Zeitgeist Films // 1999 // 70 Minutes // Not Rated
Reviewed by Appellate Judge Daryl Loomis // March 25th, 2008
Consume my soul in a thousand flames!
At the turn of the twentieth century, Europe was awash in "fin-de-siecle" anticipation, with similarities to how America acted about the dubious Y2K scare. At the time, people had lived in wealthy decadence but felt that great social and political change was coming. The art of the time reflected this as well, especially after Oscar Wilde published "Salome." The idea of "Black Romanticism" became popular. In this style, there was no beauty without ugliness, no wealth without poverty, and no decadence without a fall from grace. The films represented in Peter Delpeut's Diva Dolorosa illustrate this aesthetic in film and, specifically, how it was reflected in the performances of the lead actresses. These "suffering divas" have been suffocated their entire lives by custom, never allowed to express themselves outside of a few specific actions that would not risk their reputation or that of their families. Passion still reigns, however; these women aren't dead. They are fawned over by their suitors who say they'll do anything for love but, once the women agree, they are immediately infantilized and turned into walking, breathing, barely talking dolls. The emotion that brews in their hearts must come out, but all the frustration and all the suffering turns this emotion destructive, and the consequences in these movies are often dire.
Like Delpeut's highly lauded Lyrical Nitrate, Diva Dolorosa is a composition of found silent Italian film footage, dating from 1914 to 1920, in which the "Diva film" was a popular genre, though often risky for its stars. These films showed women struggling for power and attaining it in any way possible. Using re-edited clips from 14 films, Delpeut creates a new film that gets at the main thrust of this genre by using the repetition of similar scenes from different films. Told in three acts, we witness these women, from all walks of life, first as they suffer the indignation of courtship and their subsequent trivialization, then as they explode in a ball of passion, and finally get a comeuppance that they do not deserve. Often driven from their lives of innocence into worlds of decadence, their broken spirits strive for release and explode betrayal and murder, the same crimes of passion prevalent in American films of the time. These women cannot be confused with the precocious innocence of Mary Pickford or the vamping evil of Theda Bara; they are instead reacting to a society that has destroyed their souls for centuries, the same society that will punish them for trying to be free. There is no happy ending for these divas, and Delpeut effectively shows the broad-sweeping issue of the suffering wife.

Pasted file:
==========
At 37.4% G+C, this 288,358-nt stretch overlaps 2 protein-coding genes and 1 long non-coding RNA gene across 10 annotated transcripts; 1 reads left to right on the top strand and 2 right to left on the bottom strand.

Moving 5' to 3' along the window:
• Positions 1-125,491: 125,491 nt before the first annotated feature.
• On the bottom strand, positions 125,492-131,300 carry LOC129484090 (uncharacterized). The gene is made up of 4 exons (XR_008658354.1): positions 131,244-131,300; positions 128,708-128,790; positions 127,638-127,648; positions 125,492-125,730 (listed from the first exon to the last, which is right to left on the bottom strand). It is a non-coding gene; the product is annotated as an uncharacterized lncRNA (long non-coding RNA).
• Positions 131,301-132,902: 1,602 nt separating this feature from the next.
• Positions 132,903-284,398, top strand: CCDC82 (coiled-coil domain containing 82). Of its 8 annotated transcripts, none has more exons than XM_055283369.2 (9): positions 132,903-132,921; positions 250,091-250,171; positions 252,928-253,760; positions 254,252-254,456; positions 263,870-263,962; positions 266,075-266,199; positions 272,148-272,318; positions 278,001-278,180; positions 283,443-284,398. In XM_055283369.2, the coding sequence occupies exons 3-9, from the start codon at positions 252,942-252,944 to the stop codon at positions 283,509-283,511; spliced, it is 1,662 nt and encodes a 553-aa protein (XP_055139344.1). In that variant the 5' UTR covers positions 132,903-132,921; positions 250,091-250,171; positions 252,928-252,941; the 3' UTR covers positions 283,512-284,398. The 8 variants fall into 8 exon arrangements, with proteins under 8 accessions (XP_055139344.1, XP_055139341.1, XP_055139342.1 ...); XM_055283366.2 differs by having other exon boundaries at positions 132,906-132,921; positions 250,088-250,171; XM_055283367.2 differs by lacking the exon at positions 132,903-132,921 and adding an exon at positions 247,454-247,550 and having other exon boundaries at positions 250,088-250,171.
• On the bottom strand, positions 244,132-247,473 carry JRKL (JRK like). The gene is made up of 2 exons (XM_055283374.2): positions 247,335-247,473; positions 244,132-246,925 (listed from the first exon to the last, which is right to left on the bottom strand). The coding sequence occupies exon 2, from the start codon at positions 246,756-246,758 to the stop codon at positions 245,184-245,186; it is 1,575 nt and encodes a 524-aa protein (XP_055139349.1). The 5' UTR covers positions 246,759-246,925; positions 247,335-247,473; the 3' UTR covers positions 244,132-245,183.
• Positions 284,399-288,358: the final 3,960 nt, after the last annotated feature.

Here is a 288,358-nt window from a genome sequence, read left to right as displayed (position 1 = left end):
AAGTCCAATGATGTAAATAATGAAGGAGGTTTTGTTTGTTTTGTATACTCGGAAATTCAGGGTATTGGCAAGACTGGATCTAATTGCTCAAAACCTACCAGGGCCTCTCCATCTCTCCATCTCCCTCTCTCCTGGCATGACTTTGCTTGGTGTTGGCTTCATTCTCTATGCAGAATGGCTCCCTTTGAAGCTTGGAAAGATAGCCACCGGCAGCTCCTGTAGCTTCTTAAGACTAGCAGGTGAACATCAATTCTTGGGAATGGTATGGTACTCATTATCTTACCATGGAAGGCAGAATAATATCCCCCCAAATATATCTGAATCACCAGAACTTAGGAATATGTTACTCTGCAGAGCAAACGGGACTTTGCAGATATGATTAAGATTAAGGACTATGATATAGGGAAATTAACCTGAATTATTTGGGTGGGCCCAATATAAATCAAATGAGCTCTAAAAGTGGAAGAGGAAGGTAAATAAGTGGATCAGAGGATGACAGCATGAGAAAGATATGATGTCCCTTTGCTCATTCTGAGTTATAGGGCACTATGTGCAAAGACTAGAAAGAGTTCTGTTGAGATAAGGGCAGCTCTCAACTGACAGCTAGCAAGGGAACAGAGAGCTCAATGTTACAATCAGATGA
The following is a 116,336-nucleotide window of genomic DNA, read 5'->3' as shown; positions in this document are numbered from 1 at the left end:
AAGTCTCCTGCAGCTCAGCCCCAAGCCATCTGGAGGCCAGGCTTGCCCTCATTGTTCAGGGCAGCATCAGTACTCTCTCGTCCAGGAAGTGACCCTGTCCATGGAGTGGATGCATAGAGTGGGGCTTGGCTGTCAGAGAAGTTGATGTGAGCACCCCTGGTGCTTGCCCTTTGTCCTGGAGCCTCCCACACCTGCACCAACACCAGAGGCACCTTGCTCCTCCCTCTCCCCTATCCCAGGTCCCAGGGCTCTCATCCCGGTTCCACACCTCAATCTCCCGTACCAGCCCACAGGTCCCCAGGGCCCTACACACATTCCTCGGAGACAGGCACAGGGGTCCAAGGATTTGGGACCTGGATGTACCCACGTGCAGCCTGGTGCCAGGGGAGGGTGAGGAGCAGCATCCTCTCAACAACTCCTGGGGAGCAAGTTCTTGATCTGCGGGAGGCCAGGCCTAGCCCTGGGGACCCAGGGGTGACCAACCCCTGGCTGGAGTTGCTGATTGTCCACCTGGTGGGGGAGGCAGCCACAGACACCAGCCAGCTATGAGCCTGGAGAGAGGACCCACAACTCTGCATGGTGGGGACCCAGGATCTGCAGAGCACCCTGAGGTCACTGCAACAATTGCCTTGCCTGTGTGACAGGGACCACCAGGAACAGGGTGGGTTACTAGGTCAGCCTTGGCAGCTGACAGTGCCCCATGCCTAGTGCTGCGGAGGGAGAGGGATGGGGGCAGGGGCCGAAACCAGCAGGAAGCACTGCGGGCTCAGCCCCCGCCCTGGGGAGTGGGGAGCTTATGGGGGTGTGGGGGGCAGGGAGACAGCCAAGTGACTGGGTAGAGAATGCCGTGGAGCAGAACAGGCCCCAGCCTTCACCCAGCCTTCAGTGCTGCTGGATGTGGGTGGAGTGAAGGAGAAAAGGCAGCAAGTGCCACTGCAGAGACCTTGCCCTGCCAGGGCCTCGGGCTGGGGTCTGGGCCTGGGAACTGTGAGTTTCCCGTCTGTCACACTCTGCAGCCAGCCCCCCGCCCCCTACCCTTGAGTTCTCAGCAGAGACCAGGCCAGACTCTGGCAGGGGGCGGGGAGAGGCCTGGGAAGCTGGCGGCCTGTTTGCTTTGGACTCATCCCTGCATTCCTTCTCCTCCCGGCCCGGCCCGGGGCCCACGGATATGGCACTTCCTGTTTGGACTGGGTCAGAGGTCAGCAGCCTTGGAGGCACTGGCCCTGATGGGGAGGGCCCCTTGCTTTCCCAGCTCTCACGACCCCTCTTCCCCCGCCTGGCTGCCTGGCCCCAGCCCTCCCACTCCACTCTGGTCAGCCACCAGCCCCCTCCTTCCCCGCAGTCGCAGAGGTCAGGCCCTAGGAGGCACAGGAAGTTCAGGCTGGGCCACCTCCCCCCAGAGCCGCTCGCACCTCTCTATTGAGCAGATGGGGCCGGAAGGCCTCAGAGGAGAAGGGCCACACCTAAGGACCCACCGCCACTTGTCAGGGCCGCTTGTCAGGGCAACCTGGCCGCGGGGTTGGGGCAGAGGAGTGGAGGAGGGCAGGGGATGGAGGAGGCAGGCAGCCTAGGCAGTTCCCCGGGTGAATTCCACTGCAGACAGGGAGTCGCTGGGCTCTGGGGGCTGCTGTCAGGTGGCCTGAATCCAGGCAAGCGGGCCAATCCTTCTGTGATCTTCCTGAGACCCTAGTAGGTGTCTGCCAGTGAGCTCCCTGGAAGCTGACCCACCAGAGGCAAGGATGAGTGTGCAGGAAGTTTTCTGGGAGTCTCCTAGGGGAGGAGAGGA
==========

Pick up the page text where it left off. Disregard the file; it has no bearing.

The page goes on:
Diva Dolorosa is presented silent with occasional Dutch intertitles and an extremely effective original score by Loek Dikker. Its use of repetition is almost hypnotic, and the music keeps the story moving along at a fair clip. The stereo sound is as good as it needs to be. There's no hiss, but the only sound is the orchestral score, so there isn't a lot of work for the speakers to do. The film clips themselves are a mixed bag, which is to be expected from silent films. The transfer is perfect but, since a lot of this footage has degraded beyond repair, it is understandably difficult to make a print that isn't full of problems. Zeitgeist's release is scant on extra features, but does contain an interesting essay that describes the genre in greater detail and a photo gallery that helps identify the particular films and stars. It's a very impressive collection of footage that makes a very good point. I'm not sure there is a lot of value in repeated viewings, but it did open my eyes to a genre of silent film I had not experienced.
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Scales of Justice
Studio: Zeitgeist Films
* Full Frame
* Dolby Digital 2.0 Stereo (English, Silent with Musical Underscore)
* English (With Dutch Intertitles)
Running Time: 70 Minutes
Release Year: 1999
MPAA Rating: Not Rated
* Essay by Angela Dalle Vacche
* Statement from director Peter Delpeut
* Photo gallery